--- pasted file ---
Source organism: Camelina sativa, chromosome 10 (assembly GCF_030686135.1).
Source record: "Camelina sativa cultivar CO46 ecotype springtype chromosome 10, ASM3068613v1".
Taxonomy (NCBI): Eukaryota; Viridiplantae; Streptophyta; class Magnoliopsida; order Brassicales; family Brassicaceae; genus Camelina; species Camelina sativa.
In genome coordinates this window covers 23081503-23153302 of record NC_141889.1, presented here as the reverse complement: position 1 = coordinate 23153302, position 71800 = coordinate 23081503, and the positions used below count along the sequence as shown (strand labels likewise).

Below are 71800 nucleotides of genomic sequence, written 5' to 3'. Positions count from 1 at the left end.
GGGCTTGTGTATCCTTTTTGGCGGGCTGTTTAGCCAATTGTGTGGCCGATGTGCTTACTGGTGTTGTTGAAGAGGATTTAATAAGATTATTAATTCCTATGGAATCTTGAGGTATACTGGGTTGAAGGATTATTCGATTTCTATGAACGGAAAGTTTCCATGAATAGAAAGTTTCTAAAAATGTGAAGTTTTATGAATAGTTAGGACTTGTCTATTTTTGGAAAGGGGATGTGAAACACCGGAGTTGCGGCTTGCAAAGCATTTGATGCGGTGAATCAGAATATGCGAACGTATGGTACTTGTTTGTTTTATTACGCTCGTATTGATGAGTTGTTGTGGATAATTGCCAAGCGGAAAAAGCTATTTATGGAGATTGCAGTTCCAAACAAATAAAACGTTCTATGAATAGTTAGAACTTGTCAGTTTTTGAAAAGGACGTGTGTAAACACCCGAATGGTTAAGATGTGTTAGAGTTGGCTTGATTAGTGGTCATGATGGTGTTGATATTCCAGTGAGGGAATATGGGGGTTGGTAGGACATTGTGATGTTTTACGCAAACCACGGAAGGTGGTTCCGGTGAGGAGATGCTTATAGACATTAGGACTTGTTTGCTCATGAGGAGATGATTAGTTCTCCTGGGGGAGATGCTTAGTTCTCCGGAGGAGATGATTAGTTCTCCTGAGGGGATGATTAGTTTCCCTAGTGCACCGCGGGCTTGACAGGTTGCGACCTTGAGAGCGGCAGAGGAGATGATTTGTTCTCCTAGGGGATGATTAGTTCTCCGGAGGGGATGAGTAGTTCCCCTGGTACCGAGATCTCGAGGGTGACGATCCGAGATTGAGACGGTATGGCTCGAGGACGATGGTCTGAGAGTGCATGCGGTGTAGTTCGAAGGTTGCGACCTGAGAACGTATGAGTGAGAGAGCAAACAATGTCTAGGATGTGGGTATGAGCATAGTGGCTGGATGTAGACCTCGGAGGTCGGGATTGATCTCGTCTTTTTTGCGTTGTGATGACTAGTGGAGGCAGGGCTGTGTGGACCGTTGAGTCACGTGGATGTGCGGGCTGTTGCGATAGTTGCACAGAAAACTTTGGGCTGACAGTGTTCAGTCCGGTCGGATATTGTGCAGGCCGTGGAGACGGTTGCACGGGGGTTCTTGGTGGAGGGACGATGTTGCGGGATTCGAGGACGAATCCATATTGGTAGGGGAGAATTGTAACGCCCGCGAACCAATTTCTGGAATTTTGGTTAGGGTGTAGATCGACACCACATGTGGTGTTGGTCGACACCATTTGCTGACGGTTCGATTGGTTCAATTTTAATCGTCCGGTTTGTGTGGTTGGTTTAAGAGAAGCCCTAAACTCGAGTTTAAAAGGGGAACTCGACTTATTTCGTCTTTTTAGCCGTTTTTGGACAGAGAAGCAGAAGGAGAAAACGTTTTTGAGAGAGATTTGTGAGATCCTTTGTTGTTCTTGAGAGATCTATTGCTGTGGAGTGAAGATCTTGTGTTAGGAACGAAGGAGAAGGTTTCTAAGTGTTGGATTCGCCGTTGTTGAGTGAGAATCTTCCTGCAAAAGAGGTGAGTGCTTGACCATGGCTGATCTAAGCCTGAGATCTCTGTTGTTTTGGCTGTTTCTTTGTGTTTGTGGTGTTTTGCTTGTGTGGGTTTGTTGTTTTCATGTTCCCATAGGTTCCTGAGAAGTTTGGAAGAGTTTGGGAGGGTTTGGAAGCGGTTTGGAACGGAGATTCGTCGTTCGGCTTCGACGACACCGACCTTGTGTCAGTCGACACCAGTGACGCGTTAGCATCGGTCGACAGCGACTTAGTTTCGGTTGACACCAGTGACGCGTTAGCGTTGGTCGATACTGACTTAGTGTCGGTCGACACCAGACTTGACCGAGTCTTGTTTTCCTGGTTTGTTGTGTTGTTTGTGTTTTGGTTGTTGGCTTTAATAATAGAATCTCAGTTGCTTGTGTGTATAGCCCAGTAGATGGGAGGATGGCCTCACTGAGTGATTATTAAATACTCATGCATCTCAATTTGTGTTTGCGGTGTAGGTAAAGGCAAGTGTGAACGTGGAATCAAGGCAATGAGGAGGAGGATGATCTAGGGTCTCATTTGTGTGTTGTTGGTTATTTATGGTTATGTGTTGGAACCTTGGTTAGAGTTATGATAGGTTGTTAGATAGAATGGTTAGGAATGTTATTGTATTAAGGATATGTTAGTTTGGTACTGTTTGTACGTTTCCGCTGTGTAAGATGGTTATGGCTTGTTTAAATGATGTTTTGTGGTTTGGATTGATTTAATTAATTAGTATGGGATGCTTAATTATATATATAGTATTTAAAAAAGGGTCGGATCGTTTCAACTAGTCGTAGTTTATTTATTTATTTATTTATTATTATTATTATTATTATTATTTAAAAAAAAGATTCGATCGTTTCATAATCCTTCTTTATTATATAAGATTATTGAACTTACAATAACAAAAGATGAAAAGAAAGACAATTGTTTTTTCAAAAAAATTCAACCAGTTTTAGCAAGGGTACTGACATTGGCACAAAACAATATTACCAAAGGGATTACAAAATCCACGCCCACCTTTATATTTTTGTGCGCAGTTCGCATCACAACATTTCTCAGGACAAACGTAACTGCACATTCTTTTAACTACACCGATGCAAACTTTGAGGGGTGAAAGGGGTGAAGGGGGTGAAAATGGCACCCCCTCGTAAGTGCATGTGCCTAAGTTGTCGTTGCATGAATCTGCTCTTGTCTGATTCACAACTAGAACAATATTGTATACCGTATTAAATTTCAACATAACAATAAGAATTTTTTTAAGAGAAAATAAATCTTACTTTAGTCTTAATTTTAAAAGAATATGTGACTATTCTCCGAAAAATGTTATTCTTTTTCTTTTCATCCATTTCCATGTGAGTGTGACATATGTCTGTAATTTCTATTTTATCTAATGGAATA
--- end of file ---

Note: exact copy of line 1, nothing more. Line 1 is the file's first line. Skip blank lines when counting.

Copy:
Source organism: Camelina sativa, chromosome 10 (assembly GCF_030686135.1).